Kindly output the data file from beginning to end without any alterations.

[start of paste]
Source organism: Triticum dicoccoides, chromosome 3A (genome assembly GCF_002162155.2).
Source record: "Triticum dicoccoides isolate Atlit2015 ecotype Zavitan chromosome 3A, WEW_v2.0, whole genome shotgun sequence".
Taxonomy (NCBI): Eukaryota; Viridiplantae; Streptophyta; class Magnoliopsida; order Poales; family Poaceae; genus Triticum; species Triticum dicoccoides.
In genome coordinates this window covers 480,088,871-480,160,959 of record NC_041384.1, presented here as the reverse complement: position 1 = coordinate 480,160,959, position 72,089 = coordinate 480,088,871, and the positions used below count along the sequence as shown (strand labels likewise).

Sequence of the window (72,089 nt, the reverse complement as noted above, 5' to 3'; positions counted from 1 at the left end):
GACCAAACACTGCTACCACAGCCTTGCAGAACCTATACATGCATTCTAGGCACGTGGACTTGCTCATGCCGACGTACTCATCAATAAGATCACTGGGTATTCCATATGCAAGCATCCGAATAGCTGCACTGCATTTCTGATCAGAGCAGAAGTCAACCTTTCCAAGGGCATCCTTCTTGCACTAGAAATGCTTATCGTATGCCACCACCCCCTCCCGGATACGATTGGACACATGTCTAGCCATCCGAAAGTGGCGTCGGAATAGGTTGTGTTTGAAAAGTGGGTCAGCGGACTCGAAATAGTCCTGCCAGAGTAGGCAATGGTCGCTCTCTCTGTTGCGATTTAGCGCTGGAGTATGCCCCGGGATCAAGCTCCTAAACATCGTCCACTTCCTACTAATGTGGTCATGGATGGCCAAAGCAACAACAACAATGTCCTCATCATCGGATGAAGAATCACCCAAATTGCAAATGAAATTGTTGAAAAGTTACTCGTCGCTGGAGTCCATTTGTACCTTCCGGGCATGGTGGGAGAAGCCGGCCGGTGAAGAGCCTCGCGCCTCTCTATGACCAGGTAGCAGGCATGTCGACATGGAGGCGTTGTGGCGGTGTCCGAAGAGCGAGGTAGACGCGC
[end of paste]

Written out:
Source organism: Triticum dicoccoides, chromosome 3A (genome assembly GCF_002162155.2).
Source record: "Triticum dicoccoides isolate Atlit2015 ecotype Zavitan chromosome 3A, WEW_v2.0, whole genome shotgun sequence".
Taxonomy (NCBI): Eukaryota; Viridiplantae; Streptophyta; class Magnoliopsida; order Poales; family Poaceae; genus Triticum; species Triticum dicoccoides.
In genome coordinates this window covers 480,088,871-480,160,959 of record NC_041384.1, presented here as the reverse complement: position 1 = coordinate 480,160,959, position 72,089 = coordinate 480,088,871, and the positions used below count along the sequence as shown (strand labels likewise).

Sequence of the window (72,089 nt, the reverse complement as noted above, 5' to 3'; positions counted from 1 at the left end):
GACCAAACACTGCTACCACAGCCTTGCAGAACCTATACATGCATTCTAGGCACGTGGACTTGCTCATGCCGACGTACTCATCAATAAGATCACTGGGTATTCCATATGCAAGCATCCGAATAGCTGCACTGCATTTCTGATCAGAGCAGAAGTCAACCTTTCCAAGGGCATCCTTCTTGCACTAGAAATGCTTATCGTATGCCACCACCCCCTCCCGGATACGATTGGACACATGTCTAGCCATCCGAAAGTGGCGTCGGAATAGGTTGTGTTTGAAAAGTGGGTCAGCGGACTCGAAATAGTCCTGCCAGAGTAGGCAATGGTCGCTCTCTCTGTTGCGATTTAGCGCTGGAGTATGCCCCGGGATCAAGCTCCTAAACATCGTCCACTTCCTACTAATGTGGTCATGGATGGCCAAAGCAACAACAACAATGTCCTCATCATCGGATGAAGAATCACCCAAATTGCAAATGAAATTGTTGAAAAGTTACTCGTCGCTGGAGTCCATTTGTACCTTCCGGGCATGGTGGGAGAAGCCGGCCGGTGAAGAGCCTCGCGCCTCTCTATGACCAGGTAGCAGGCATGTCGACATGGAGGCGTTGTGGCGGTGTCCGAAGAGCGAGGTAGACGCGC